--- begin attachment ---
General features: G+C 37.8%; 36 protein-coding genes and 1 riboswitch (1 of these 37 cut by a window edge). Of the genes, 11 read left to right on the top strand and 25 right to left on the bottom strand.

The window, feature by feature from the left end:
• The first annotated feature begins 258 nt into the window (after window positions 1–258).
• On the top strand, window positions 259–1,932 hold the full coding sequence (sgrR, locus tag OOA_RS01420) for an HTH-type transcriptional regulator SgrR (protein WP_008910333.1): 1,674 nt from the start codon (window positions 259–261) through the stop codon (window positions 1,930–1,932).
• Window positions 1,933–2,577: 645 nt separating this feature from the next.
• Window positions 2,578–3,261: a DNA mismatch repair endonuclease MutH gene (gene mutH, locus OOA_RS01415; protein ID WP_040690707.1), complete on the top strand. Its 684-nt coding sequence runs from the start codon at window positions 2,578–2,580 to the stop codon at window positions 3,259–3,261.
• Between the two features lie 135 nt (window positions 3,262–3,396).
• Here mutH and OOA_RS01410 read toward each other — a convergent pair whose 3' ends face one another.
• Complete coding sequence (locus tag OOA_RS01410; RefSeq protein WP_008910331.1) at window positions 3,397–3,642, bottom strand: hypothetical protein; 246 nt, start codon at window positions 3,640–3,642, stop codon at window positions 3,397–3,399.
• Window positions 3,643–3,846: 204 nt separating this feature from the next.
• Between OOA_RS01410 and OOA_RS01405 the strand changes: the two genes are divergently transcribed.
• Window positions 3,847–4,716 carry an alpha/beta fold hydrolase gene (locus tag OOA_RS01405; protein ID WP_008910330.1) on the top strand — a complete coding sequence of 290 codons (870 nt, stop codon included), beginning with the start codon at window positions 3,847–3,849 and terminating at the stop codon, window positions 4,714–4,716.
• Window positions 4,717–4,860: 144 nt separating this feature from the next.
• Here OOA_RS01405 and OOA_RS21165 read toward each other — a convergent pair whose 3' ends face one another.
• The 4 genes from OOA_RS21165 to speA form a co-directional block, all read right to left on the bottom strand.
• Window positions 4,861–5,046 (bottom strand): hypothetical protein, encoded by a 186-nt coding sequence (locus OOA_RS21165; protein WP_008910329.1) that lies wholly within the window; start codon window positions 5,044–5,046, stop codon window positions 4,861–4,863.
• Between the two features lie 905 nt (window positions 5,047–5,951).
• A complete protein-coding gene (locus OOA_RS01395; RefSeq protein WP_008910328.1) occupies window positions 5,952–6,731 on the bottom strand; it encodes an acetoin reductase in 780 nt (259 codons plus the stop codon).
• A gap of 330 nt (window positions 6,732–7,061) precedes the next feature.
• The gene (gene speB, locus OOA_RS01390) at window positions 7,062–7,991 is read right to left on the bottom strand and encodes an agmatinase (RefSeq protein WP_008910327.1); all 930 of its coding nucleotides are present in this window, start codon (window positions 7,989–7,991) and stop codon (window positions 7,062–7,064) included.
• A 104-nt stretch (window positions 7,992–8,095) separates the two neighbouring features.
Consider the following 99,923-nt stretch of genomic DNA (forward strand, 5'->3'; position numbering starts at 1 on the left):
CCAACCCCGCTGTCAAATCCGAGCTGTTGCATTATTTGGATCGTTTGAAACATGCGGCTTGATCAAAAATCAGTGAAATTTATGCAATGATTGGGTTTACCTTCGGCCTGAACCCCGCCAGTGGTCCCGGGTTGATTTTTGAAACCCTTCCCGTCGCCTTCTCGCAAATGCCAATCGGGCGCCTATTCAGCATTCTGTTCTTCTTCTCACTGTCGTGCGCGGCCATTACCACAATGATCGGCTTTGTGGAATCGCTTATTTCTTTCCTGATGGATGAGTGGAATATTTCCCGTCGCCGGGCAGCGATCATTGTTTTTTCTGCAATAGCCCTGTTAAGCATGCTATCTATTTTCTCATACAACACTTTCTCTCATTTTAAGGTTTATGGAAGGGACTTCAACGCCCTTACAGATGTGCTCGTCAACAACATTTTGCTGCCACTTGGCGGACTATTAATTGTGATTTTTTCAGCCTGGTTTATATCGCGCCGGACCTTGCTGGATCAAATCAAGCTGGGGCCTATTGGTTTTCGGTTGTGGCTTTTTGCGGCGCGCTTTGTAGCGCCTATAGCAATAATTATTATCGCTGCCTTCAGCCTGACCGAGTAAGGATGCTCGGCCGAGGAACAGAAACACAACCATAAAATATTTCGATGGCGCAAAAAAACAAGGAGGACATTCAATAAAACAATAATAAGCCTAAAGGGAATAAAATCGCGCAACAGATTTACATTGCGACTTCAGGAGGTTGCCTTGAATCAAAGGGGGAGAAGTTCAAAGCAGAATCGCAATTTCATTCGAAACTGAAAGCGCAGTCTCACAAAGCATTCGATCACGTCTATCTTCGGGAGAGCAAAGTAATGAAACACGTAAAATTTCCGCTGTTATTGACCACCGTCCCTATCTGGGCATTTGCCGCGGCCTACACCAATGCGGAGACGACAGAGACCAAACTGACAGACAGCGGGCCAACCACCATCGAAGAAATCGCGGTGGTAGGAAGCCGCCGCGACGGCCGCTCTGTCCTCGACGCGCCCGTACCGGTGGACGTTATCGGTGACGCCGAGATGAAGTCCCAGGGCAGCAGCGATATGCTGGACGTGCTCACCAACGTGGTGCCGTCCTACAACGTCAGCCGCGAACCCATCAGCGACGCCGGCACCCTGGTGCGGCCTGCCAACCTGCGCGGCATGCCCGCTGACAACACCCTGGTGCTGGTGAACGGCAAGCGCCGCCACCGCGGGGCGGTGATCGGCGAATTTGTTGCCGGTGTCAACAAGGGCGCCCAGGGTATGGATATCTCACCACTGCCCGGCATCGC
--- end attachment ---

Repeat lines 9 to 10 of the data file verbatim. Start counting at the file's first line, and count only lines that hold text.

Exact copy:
• Complete coding sequence (locus tag OOA_RS01410; RefSeq protein WP_008910331.1) at window positions 3,397–3,642, bottom strand: hypothetical protein; 246 nt, start codon at window positions 3,640–3,642, stop codon at window positions 3,397–3,399.
• Window positions 3,643–3,846: 204 nt separating this feature from the next.